As we face a pandemic it is clear that 30 years of National Health Service (NHS) privatisation has created a crisis within a crisis. Vital workers like cleaners, porters, catering staff and even those delivering care have been sold off to the cheapest bidder, as real terms funding for the NHS has decreased.
Outsourcing has led to multiple employers operating within the NHS causing a dangerous fragmentation in delivery of services to patients. Outsourced workers are often cut off from the key communications and resources they need to do their jobs effectively, as well as the personal protective equipment (PPE) that would ensure safety at work.
In addition, many contractors do not recognise trade unions and privatisation has led to an erosion of collective bargaining power and trade union recognition. This demonisation of trade unions in our hospitals has led to the creation of a workforce on inferior terms and conditions.
The imposition of the internal market in the NHS has led to an influx of companies out to make a quick buck at the detriment of planning and solidarity. The end result was growing numbers of hospital workers driven into poverty, demoralisation of staff and many leaving the service. This is the unwritten story behind many of the 20,000 NHS staff the prime minister says are returning to assist with this crisis.
As a former nurse with twenty-eight years of frontline experience, I personally witnessed the deterioration of standards as a result of the market ideology imposed on our NHS. I saw the hardnosed corporate management techniques employed by NHS ‘leaders,’ most of whom had little or no clinical expertise, but saw fit to put targets and income generation before staff and patients.
The real priorities of delivering safe and effective healthcare were pushed to the back of their agenda. I also witnessed the bullying culture that became commonplace in our NHS. Clinical staff are aggressively managed to prioritise demonstrating NHS ‘activity’ and ‘throughput’ over patient care. By driving down our wages and conditions year on year, the government also failed us – the message was ‘we don’t value you, the work you do, or the services you provide.’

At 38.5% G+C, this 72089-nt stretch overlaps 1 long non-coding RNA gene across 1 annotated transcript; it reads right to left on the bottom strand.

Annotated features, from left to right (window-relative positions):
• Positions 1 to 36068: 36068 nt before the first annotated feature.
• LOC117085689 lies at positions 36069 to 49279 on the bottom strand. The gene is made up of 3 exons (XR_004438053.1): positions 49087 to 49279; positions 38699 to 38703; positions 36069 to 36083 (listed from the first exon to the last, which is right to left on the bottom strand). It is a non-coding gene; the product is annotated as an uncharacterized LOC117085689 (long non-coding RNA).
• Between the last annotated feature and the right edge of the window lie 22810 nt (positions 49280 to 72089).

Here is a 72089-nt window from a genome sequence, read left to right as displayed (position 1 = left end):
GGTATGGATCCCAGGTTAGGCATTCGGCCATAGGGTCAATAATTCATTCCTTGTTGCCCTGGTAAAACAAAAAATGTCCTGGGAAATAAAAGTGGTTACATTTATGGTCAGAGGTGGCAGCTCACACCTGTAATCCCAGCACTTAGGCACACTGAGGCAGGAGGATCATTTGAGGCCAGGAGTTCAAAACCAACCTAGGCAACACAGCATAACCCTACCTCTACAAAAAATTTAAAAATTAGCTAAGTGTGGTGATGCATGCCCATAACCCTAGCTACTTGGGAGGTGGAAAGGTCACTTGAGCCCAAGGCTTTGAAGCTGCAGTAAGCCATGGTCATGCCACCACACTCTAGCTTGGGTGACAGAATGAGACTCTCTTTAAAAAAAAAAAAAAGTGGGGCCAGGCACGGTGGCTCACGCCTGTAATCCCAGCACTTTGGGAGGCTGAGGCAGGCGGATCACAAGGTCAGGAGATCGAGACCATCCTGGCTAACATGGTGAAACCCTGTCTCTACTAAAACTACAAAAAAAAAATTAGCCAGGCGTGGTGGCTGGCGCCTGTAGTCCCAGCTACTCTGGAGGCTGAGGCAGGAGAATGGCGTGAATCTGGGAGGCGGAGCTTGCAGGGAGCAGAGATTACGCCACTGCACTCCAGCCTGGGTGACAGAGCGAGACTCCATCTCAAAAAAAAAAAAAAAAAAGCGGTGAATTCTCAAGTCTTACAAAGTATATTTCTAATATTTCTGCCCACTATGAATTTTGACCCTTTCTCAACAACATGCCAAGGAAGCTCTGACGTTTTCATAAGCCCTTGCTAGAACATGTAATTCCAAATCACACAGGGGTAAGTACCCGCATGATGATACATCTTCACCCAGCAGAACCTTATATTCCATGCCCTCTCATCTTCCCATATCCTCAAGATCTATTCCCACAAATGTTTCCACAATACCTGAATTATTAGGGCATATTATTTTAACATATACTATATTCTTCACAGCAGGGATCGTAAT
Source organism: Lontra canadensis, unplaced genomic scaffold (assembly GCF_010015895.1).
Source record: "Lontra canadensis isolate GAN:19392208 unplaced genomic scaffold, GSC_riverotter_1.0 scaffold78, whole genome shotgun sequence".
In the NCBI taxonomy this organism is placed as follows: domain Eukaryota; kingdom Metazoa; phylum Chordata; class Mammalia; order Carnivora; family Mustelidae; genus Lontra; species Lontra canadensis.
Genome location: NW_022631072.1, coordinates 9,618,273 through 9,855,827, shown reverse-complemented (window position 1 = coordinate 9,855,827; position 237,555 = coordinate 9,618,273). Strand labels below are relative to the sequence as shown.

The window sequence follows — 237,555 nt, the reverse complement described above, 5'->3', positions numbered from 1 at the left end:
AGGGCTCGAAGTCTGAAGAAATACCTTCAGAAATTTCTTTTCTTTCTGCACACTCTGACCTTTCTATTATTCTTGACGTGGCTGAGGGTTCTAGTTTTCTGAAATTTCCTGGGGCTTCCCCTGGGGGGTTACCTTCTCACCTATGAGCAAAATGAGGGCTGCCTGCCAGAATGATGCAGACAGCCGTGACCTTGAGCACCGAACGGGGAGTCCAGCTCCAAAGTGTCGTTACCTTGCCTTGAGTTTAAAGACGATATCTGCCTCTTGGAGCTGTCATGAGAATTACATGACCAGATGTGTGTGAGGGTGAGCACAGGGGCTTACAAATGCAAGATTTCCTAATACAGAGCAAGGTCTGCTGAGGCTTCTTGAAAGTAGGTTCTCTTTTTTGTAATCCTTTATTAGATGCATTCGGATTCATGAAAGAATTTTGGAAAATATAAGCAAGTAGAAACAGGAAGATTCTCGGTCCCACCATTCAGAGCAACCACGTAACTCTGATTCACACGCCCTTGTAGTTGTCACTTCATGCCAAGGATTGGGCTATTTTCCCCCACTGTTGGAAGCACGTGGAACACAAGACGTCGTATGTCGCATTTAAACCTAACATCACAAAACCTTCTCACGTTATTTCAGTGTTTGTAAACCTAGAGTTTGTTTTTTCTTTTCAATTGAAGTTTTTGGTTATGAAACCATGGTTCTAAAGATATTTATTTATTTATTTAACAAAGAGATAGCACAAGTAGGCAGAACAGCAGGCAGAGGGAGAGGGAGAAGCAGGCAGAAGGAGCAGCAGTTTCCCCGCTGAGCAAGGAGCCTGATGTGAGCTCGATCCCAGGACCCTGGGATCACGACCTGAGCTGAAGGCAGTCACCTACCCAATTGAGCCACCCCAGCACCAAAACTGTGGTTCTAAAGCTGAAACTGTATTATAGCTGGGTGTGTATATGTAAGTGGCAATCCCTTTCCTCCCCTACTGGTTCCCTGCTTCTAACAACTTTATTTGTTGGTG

An anti-union culture has been built in the NHS which aims to stop unions organising in hospitals. As an NHS union organiser, I have personally experienced attempts at bullying and intimidation, and found myself stonewalled by outsourced employers as well as some NHS trust managers. Our workplace representatives have been targeted for disciplinary action when attempting to organise GMB members – and have been characterised as ‘anti-management militants.’
Many patients aren’t aware that the outsourced hospital cleaner cleaning their ward is living hand-to-mouth due to low pay. They would be shocked to know that the hostess serving their meals is forced to come into work when they are unwell. We even have documented examples of workers with vomiting bugs serving meals due to the lack of occupational sick pay.
Hospital porters once had key roles which included evacuating patients out of hospital wards in the event of fire. Today, they are no longer trained for tasks like this by the multinational companies operating in the NHS. Hospital staff who genuinely care about patients are finding their jobs diminished and their voices silenced.
In spite of these obstacles, the GMB union continues to organise in the NHS. Our aim is to expose the hidden and dangerous practices inherent in the marketisation of public health services. There is no doubt that private companies like Sodexo, Mitie, ISS, Interserve and others are failing in their basic duty of care to their employees, patients and the public.
The GMB has brought its concerns to NHS trust managers and to the government itself. We are encouraging outsourced hospital workers to organise and fight for terms, conditions and sick pay that they can actually live on. We have launched a national PPE campaign for our healthcare keyworkers, many of whom are dealing with unacceptable health and safety practices. We have argued from day one that testing all NHS staff must be a key priority.
The exploitation of outsourced NHS workers across the UK is not just about workers’ rights. It is a real and pressing public health issue that must be urgently addressed. Outsourcing leads to deteriorating standards as it drives down staffing levels and expertise, demoralises and disincentivises workers, and creates a bullying culture that runs counter to accountability.
If a public health emergency isn’t the time to address this issue, when is? We are calling for insourcing across the NHS, and for outsourced workers to be brought onto the same pay and conditions as those contracted to the NHS. Now is the time to demand that resources go into improving our hospitals and into the pay, terms and conditions of all health service key workers. Our lives quite literally depend on it.